Goodbye TFF, goodbye supercheap mortgages

The RBA is nowhere near tightening monetary policy. The major reason is that unemployment is still far too high and wages plus inflation far too low. To get those prices up the RBA will keep the pedal to the metal.

Or will it? Actually, no. Another reason why we won’t see any kind of move in the cash rate in the foreseeable future is that real mortgage rates are about to rise. Indeed they already are. Why?

Westpac has more:

What happens once the TFF is no longer available? The market is very interested in how quickly the ADI community can shift its funding mix.

As mentioned, there is still $90bn or so to be drawdown from the TFF before 30 June. That is obviously a significant chunk of funding, and when it ceases operation. the facility will have provided the ADI community with almost $200bn of funding over the past 15 months. At the same time, deposits as a percentage of the funding mix are higher than prepandemic. The impact of this on other sources of funds are well known. For example the top chart below shows how few forays into international markets have been undertaken by Australia’s major banks over this period, which the bottom chart also shows that domestic issuance has suffered similarly. The chart also give us some insights into how previous years funding has evolved over the second half of the calendar year. Since 2016, July and August have seen both offshore and domestic issuance surge, before slowing into a large surge in November. The market is anticipating a similar profile, with pent-up investor demand for domestic paper likely to be satisfied quickly. The XCCY term structure has also already steepened up to reflect those risk rewards and it is not clear that Kangaroo issuance into year end will be sufficient to cap any further spread widening.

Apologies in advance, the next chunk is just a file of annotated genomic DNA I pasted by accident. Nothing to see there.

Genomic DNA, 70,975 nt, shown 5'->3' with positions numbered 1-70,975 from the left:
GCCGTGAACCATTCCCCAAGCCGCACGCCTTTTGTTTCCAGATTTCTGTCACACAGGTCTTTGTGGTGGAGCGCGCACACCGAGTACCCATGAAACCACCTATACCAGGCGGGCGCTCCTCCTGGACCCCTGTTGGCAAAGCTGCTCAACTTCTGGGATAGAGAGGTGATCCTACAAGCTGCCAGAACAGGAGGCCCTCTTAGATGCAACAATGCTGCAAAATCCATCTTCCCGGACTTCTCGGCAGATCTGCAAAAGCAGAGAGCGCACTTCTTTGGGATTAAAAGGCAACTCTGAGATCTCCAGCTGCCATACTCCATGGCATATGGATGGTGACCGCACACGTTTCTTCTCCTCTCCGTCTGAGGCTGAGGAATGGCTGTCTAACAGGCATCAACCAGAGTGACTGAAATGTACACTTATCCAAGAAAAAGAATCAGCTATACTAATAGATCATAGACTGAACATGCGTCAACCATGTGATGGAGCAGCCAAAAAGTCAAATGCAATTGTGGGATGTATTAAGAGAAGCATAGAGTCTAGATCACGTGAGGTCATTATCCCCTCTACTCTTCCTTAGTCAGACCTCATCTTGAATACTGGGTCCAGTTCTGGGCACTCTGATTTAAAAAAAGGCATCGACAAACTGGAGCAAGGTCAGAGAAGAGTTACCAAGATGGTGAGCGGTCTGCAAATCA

To cut a long story short, the TFF is the emergency funding facility deployed by the RBA during the March 2020 COVID crash to prevent banks from experiencing a credit crunch as global credit market froze up.